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The Genoil Sand Decontamination Technology (GSDT) is an innovative process designed to cleanse oil sands using minimal water and energy consumption thereby allowing the reclamation of refineries, well fields, waste pits, and beaches contaminated by petroleum.

Genoil Inc. was one of the first companies to enter this field and our revolutionary extraction and soil remediation methods are truly unique. Our process removes and reclaims oil from the sand and has little or no impact on the environment. We are the only company of our kind using this innovative process that is both efficient and environmentally friendly. There is no one at this time that is able to reclaim the oil while returning the sand to agricultural grade sand meeting bit dryness (lack of water in the sand) and contaminates such as oil and metals.

The process evolved from extensive experience acquired with earlier sand washing plants based on Genoil patented technologies. The technology presented here is the latest stage of development of this process featuring significant improvements such as: energy efficient steam cleaners, redesigned reactors, multiple dewatering stages, and an elutriation water purifying system.

To understand the significance of this breakthrough it is important to understand traditional tar sand technology. The process has changed little since the 1930’s and the only commercial plants, located in Alberta, Canada, use a hot water steam process to release oil from the sand. The plants needed to upgrade the reclaimed oil are expensive (accounting for 90 percent of capital costs) and the process generates massive toxin-filled tailing ponds. These traditional plants are considered one of the world’s worst air polluters and approval from the U.S. Bureau of Land Management for a conventional Canadian process plant in the United States is highly unlikely.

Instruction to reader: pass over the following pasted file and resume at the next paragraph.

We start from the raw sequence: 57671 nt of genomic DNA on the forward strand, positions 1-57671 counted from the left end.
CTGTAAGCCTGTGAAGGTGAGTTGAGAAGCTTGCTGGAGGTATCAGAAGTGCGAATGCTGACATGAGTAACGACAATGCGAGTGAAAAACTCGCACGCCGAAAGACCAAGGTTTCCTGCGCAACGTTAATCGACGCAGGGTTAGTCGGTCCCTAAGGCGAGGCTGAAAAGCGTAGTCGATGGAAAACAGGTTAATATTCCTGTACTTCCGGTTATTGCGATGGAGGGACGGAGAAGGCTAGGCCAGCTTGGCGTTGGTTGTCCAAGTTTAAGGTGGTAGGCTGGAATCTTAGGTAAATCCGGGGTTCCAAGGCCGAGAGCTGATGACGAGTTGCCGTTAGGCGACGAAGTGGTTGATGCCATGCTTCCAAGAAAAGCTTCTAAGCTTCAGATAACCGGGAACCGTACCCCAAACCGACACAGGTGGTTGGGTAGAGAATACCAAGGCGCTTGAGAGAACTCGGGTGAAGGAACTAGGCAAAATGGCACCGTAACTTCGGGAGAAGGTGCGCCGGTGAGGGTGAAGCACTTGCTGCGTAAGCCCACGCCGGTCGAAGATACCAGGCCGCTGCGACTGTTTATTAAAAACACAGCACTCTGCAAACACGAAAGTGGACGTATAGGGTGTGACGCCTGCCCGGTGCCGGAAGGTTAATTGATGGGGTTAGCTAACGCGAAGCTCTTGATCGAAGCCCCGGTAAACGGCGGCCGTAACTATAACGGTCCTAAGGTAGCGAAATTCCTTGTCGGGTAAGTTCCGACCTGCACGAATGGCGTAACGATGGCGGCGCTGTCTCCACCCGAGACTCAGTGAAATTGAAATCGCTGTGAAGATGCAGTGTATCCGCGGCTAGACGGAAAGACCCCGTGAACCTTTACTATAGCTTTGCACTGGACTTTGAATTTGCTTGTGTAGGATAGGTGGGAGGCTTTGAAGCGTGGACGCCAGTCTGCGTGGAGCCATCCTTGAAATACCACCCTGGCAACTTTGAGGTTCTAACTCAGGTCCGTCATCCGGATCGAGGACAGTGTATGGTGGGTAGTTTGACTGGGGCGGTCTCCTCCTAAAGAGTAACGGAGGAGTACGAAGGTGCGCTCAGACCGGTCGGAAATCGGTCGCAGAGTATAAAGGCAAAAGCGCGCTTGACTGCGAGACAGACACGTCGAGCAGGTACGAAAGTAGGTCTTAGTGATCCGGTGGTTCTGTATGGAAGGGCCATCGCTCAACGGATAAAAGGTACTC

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Process Description

With reference to the Process Flow Diagram that follows in the next section, sand is metered and fed to reactor No.1, where the decontamination process occurs in several steps.

1. Initially powerful steam jets extract and separate the bulk of hydrocarbons from the sand. A device guides the sand on a helical path exposing it to steam cleansing and also facilitating hydrocarbon removal.

2. Sand then falls through a rinsing section where water jets detach residual oil particles by way of vigorous agitation. Oil rises to the water surface and joins the froth that resulted from steam cleansing. A funnel-shaped weir confines the froth around an oil skimmer and also isolates inadvertently entrained sand particles. The skimmer conveys the froth to a decanter where oil is reclaimed for reuse. Furthermore, the water jets disperse other contaminants contained by sand, particularly dissolved solids, and forms a relatively diluted solution. Water emerging from the rinsing device flows upwardly through the reactor and then cascades into an adjacent gravity separator.

3. Meanwhile, sand descends to a solids-water separation zone and forms a blanket of controlled thickness. The sand layer acts as a barrier, blocking the migration of contaminants to the reactors disposed downstream. A specially designed conveyor dewaters and meters the sand in the lower portion of reactor No. 1. Relatively dry sand is then transferred to the steam-cleansing section of reactor No. 2, where the decontamination process is resumed. Due to removal of water from sand, the amount of dissolved contaminants reaching reactor No. 2 is further reduced.